Thwarting Malware As A Service - Blocking Google

:date: 2023-12-17 08:16 :tags:

One of the things I love about ChatGPT is that for about 90% of my usage, it immediately became a superior replacement for the corrupt cesspit that is web search. In the past, if I was experiencing an emergency that required me to know, say, the various evolutionary stages of of Koine Greek phonology, I'd have to ask a search engine and then fight with a bunch of awful people doing awful things. Things related to SEO  —  search engine "optimization". Avoiding search engines is now so plausible because the weights in the GPT models effectively (enough for me, 90% of the time) encapsulate what I need to know.

Cutting out Google  —  who now proactively avoids the creed "Don't Be Evil"  —  is a Good Thing. If you go to ThePage on my website, you'll see that the "search box" I always use has some special properties. First, it is controlled by me. Second, it does not reveal intermediate typos as I type. Third, it does not include Google as an option. Every time ThePage is loaded, a random lesser known search engine is selected in a quixotic effort to resist the monopsonistic pressure of selling myself out to The Search Engine Which Is Evil.

But sometimes, if you can limit the raping, Google's services can be useful. My solution is to use what I call the "Google Desktop Client". Normal people call it "Chrome". I prefer using Debian approved Chromium (but it weirdly doesn't support screen sharing on Google Meeting, so do what you have to do). If I'm ever going to be using a Google account for anything, I will always be using a Google only browser. And I will use that browser for nothing but Google business.

That leaves us with (what should be) normal non-Google web browsing. For that I use Firefox. Firefox itself is a cesspit of corruption and a scandalous insult to one's safety and dignity. This can, however, be greatly ameliorated with a browser add-on called uBlock Origin. I'd say that this browser plugin effectively removes a solid half of all the garbage that your web browser would otherwise enthusiastically gobble up and assault you with.

One thing that I have been increasingly annoyed with is Google's Federated Identity pop-ups. This is their One Tap "user experience". At this time, this incredibly aggressive malware infects a very large percentage of mainstream websites. It seems that half of the links I go to these days require an extraneous click to dismiss this stupid box which is exhorting me to reveal everything I've ever done with the internet to Google and any one else with money.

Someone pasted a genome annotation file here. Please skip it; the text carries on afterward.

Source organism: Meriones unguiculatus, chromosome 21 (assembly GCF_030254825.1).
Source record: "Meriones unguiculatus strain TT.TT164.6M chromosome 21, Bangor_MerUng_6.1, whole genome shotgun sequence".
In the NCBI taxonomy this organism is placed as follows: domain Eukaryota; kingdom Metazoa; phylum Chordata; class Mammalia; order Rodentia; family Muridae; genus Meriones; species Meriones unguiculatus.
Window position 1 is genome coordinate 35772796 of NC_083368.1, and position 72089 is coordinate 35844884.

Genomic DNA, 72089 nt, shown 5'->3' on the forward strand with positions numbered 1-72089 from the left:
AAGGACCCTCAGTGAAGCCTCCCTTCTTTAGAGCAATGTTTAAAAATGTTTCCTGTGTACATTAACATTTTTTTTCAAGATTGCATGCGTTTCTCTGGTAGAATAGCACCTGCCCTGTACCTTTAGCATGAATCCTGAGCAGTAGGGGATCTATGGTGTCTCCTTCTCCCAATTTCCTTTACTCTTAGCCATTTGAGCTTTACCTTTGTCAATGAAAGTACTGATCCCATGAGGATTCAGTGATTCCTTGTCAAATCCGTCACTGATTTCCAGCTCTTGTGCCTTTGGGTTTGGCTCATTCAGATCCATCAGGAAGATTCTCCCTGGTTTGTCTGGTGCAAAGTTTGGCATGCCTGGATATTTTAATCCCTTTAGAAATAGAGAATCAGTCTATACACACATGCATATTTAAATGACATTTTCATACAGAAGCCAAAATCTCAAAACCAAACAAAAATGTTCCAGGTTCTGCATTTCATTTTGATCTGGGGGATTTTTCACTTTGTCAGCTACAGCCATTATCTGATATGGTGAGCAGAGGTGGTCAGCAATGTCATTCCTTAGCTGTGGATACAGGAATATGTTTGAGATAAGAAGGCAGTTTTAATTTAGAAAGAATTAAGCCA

On this creepy page, Google describes how truly Evil they are prepared to be to deface the website you're trying to see with their garbage. But this is an interesting bit.

This section only applies when FedCM is disabled, when FedCM is enabled the browser displays user prompts on top of page content.

This made me wonder, can I turn this off in the browser? Maybe. But I sure couldn't find anything mentioning it.

Which brings us back to uBlock Origin. While the Evil minions over at Google have cleverly managed to bypass normal pop-up and uBlock filtering, that's not the end of it. It turns out that you can go to the uBlock Origin add-on settings and then to My filters. Add this filter.


That was a little cryptic for me, so here are some very insightful details My Robot BFF told me about how/why this should work.

||: This indicates that the filter should apply to a domain and its
subdomains. In this case, it applies to and any of
its subdomains.*: This specifies the path. It targets any
resource under the /gsi/ directory on The
asterisk * acts as a wildcard, meaning it will match any resource path
that starts with /gsi/.

$: This is a separator that divides the domain/path specification from
the filter options.

xhr,script,3p: Options for the filter.
  xhr: Stands for XMLHTTPRequest, which is a type of network request
      commonly used for loading data in the background (AJAX requests).
  script: Targets script requests.
  3p: Stands for third-party, which means this rule applies to
      requests that are made to from other domains (not
      from itself).

And it does seem to work! At least for now. Maybe this technique can help you solve this problem and/or others like it.